(a) in violation of constitutional or statutory
(b) in excess of the statutory authority of the
(c) made upon unlawful procedure;
(d) affected by other error of law;
(e) clearly erroneous in view of
the reliable, probative, and substantial evidence on the whole record; or
(f) arbitrary or capricious or
characterized by abuse of discretion or clearly unwarranted exercise of
S.C. Code Ann. §
1-23-380(5) (as amended by 2008 S.C. Act No. 334).
Thus, pursuant to the APA, this Court’s review is limited to
deciding whether the OMVH’s Final Order and Decision is unsupported by
substantial evidence or is affected by an error of law. Bass v. Kenco Group,
366 S.C. 450, 457, 622 S.E.2d 577, 581 (Ct. App. 2005). Substantial evidence
is not a mere scintilla of evidence, nor the evidence viewed blindly from one
side of the case, but is evidence which, considering the record as a whole,
would allow reasonable minds to reach the conclusion the agency reached in
order to justify its action. Hargrove v. Titan Textile Co., 360 S.C.
276, 289, 599 S.E.2d 604, 611 (Ct. App. 2004). The possibility of drawing two
inconsistent conclusions from the evidence does not prevent the agency’s
findings from being supported by substantial evidence. Id. at 290, 599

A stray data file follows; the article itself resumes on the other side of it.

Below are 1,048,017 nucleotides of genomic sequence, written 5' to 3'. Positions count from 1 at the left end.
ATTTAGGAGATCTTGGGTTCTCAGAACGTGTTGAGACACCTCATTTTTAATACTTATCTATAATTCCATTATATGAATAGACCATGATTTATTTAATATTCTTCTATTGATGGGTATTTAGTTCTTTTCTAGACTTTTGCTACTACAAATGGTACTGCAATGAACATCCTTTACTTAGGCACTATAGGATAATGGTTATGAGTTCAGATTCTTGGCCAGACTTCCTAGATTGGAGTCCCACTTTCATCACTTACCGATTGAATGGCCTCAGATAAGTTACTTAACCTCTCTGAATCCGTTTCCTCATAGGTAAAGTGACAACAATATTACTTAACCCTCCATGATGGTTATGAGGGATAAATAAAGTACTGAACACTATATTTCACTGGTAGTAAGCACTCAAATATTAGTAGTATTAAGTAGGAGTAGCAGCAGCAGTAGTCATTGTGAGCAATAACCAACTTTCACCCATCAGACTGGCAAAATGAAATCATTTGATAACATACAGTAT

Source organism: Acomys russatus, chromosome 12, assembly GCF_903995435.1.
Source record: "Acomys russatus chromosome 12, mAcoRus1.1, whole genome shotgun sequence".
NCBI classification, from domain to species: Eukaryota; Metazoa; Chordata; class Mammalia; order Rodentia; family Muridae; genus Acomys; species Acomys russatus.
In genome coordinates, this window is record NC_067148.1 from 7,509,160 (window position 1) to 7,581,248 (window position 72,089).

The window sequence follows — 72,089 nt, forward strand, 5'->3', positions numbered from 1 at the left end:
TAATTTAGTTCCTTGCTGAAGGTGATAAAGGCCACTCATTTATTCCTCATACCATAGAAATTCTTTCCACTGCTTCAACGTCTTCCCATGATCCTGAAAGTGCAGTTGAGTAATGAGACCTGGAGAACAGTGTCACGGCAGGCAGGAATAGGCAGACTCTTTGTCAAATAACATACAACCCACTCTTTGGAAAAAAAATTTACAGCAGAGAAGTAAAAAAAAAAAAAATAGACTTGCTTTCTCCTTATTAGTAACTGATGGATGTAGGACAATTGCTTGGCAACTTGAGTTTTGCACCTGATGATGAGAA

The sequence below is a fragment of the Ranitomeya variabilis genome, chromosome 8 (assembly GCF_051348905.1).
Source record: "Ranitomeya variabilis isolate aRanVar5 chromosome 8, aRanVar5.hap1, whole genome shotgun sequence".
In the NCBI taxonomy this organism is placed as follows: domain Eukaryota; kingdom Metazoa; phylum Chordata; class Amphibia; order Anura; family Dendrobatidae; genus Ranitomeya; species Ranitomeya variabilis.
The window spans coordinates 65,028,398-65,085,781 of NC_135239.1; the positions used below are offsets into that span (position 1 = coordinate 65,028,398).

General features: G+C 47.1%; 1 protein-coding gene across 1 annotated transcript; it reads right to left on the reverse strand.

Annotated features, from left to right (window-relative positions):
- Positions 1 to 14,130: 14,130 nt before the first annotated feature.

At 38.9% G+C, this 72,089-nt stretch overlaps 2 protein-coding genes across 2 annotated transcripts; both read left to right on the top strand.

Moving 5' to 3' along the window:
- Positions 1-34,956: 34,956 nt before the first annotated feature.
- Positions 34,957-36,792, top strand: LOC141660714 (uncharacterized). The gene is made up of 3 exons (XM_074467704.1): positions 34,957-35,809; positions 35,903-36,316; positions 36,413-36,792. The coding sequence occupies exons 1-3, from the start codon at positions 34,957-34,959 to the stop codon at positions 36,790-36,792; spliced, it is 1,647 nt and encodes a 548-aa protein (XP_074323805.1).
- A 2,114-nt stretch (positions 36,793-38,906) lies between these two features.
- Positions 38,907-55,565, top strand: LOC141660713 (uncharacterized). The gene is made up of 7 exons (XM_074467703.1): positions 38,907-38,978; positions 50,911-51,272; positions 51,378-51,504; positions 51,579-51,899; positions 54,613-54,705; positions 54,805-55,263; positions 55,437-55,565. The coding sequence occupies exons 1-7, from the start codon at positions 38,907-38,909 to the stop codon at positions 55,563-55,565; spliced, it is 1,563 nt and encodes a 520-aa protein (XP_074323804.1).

S.E.2d at 611. The party challenging an agency’s decision has the burden of
proving convincingly that the agency’s decision is unsupported by substantial
evidence. Waters v. S.C. Land Resources Conservation Comm’n, 321 S.C.
219, 226, 467 S.E.2d 913, 917 (1996).
Code Ann. § 56-5-2950(a) (2006) provides that:
A person who drives a motor vehicle in
this State is considered to have given consent to chemical tests of his breath,
blood, or urine for the purpose of determining the presence of alcohol or drugs
or the combination of alcohol and drugs if arrested for an offense arising out
of acts alleged to have been committed while the person was driving a motor
vehicle while under the influence of alcohol, drugs, or a combination of alcohol
and drugs. A breath test must be administered at the direction of a law
enforcement officer who has arrested a person for driving a motor vehicle in
this State while under the influence of alcohol, drugs, or a combination of
alcohol and drugs.
S.C. Code Ann. § 56-5-2951(A) (2006), the license of a motorist who registers